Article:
Updated: Mar 3, 2020
Every non-profit leader knows that to sell what they do, they need to have stories that showcase the impact of their work. It’s important for grant writing, organizational marketing, and raising the organization’s profile.
However, we need to remember the confidential nature of most non-profit’s work and the fact that it’s a small world—a world with many cross-connections and networks that make it difficult to maintain our clients’ secret identity when we tell their story.
So, how does one gather stories and maintain the confidentiality of clients and still promote the great work of your organization?
We know that every story needs to include:
how the challenge was addressed
This data can easily be collected by your staff during their interactions with current clients, but the challenge of confidentiality remains a concern. Some clients may be quite okay with having their name and story published; others will not be okay with having their story shared in any way. Either way, it is best practice to get their express permission to share their story – even if you plan on referring to them in general terms (the client or changing their name).
What if we looked at the challenge from a different angle? What if instead of looking to current clients, we reached out to past clients and asked them to share the long-term impact of working with us, including the changes that their time with us brought? Not being engaged in the process currently means that they are removed from the stress of the situation – and shows the long-term impact of the work we do, which is often difficult to capture. These stories are inspiring!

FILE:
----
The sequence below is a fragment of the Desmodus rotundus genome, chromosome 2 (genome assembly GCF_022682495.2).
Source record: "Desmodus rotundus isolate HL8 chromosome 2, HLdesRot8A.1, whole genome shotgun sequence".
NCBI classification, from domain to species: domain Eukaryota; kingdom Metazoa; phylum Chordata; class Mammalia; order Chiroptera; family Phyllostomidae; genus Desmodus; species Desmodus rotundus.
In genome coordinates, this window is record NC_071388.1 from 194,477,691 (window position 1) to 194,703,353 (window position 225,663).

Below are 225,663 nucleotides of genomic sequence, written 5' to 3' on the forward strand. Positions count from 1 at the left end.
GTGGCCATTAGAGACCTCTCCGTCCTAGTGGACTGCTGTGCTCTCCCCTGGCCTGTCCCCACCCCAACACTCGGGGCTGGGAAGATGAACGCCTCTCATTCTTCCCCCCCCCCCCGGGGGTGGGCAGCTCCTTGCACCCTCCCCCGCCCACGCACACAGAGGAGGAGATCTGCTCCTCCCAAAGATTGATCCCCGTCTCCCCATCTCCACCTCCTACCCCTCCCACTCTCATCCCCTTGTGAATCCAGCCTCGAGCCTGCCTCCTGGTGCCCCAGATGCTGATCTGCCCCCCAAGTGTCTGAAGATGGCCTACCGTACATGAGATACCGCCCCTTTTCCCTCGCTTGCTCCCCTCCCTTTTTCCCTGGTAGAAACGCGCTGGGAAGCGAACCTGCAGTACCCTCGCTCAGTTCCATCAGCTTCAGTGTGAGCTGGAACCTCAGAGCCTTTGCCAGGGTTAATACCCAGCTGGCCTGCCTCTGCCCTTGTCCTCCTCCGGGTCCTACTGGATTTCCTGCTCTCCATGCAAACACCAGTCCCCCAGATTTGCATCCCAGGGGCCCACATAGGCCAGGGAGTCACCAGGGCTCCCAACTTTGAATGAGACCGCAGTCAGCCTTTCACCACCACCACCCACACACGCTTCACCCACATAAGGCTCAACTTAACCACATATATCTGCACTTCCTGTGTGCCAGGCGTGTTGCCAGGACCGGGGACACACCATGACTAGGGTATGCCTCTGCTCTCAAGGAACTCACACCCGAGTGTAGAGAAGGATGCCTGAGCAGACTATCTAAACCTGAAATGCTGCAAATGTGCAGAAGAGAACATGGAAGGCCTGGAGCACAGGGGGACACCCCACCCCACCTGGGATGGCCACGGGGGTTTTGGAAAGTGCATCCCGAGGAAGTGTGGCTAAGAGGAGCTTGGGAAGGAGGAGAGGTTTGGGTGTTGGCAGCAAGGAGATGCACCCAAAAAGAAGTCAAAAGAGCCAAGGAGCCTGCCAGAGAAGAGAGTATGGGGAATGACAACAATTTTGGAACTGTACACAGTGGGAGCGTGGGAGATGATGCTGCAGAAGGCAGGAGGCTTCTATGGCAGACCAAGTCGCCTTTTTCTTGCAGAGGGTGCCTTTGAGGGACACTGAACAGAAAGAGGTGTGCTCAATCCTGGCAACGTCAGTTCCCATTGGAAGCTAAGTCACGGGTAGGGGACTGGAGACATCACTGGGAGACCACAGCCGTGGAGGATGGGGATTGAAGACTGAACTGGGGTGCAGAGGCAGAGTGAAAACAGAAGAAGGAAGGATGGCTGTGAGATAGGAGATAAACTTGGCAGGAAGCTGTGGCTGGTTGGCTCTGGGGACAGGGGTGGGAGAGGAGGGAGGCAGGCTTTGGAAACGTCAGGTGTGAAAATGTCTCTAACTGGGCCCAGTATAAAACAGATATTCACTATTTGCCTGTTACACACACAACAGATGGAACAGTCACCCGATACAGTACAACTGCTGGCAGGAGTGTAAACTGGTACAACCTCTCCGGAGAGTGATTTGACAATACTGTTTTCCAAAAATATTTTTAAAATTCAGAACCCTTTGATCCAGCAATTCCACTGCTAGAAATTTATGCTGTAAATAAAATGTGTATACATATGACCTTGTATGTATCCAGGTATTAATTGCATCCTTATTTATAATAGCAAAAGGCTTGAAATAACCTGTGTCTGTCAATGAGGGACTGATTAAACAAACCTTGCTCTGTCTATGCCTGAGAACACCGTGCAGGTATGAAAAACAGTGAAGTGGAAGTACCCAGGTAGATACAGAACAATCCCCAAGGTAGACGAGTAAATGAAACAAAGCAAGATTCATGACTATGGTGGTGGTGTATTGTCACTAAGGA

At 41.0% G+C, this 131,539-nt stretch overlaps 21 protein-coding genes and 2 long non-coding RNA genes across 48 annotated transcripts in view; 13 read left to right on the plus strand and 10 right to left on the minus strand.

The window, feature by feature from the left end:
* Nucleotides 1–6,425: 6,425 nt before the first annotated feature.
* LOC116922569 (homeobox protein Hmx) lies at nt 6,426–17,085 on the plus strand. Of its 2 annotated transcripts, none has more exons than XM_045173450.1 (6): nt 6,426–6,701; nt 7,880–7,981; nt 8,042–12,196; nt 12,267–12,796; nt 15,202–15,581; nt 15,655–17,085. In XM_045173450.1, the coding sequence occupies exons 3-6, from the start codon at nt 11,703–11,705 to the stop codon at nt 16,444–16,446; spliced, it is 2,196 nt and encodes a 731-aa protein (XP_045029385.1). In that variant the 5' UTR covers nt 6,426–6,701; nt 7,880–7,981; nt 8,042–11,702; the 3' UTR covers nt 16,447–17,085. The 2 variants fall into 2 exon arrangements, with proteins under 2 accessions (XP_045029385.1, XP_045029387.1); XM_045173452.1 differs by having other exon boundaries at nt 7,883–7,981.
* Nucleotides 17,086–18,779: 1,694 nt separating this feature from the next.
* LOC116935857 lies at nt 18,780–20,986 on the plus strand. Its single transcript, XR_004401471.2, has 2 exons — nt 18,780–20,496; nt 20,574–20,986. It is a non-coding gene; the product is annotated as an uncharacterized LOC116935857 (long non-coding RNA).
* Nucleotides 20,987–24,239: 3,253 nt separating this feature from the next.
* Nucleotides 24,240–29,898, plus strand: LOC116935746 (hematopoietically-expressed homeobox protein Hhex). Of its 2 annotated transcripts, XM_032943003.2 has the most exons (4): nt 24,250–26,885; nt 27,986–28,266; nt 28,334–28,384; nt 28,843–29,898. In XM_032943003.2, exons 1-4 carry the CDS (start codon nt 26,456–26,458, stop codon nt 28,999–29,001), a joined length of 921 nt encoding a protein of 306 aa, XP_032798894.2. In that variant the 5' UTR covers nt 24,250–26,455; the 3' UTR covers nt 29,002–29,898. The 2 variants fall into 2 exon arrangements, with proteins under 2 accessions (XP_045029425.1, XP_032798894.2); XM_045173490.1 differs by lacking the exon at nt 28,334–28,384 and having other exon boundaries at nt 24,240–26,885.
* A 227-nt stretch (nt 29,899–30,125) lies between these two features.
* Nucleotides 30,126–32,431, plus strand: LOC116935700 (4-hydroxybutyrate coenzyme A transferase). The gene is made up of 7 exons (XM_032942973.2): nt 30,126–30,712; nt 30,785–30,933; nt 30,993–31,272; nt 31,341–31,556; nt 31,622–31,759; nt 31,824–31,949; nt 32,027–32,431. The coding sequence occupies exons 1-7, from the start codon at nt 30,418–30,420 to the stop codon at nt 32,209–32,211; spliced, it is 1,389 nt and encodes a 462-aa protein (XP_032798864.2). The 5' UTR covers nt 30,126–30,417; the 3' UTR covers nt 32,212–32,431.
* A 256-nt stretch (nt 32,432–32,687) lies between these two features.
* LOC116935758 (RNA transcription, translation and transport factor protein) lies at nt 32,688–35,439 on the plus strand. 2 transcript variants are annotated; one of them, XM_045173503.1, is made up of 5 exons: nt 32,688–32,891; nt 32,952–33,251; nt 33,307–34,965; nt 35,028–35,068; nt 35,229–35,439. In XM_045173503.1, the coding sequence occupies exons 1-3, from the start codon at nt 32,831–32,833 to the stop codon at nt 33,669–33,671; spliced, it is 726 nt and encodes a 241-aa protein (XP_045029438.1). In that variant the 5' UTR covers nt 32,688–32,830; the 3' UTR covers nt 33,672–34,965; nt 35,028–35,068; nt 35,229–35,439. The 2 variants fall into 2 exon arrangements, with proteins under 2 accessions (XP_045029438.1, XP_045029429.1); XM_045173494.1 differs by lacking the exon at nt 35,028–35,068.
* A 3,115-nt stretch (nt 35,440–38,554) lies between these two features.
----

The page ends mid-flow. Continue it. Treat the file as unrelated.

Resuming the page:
Or maybe, we seek out creative opportunities to share our stories visually. Can you use a client’s story to create a one-page comic in which you build characters through writing and graphics, engage the reader, and have good overcome bad? What if you created infographics that told a statistical story as well as provided testimonials? Now that would be different … and would catch the eye of the funder!
Or maybe consider creating opportunities for your clients to give back to their community by coordinating a simple street cleaning activity or working with them to distribute cold weather gear that your agency has collected for those living outside. These types of activities shift the focus away from their personal journey to how they can positively contribute to their community in simple, and effective ways.
A community initiative like this can be low cost, quick to unroll, and can help build the confidence of those in your programs. The opportunity to change a client’s perspective from one of being of ‘less value’ to one of ‘being of value’ while creating broader connections within the community, is important. Plus, there is a great story in this that can be shared with funders.
Creativity is required to find the “right” stories and opportunities to gather stories. However, I know that creativity exists within your team and within your clients. It’s simply a matter of finding the time (I know that’s not an easy task) and asking the question. Maybe your clients want the opportunity to lead the initiative? It’s worth the ask.
I hope that this blog posts inspires you to seek new ways of collecting stories and engaging your audience (funders, partners, the community, and clients) through storytelling. Let me know what appeals to you and what you decide to “play” with… maybe you will inspire someone else to play outside the box too.
As always, we love to hear your comments and stories. Share them in the comment box below.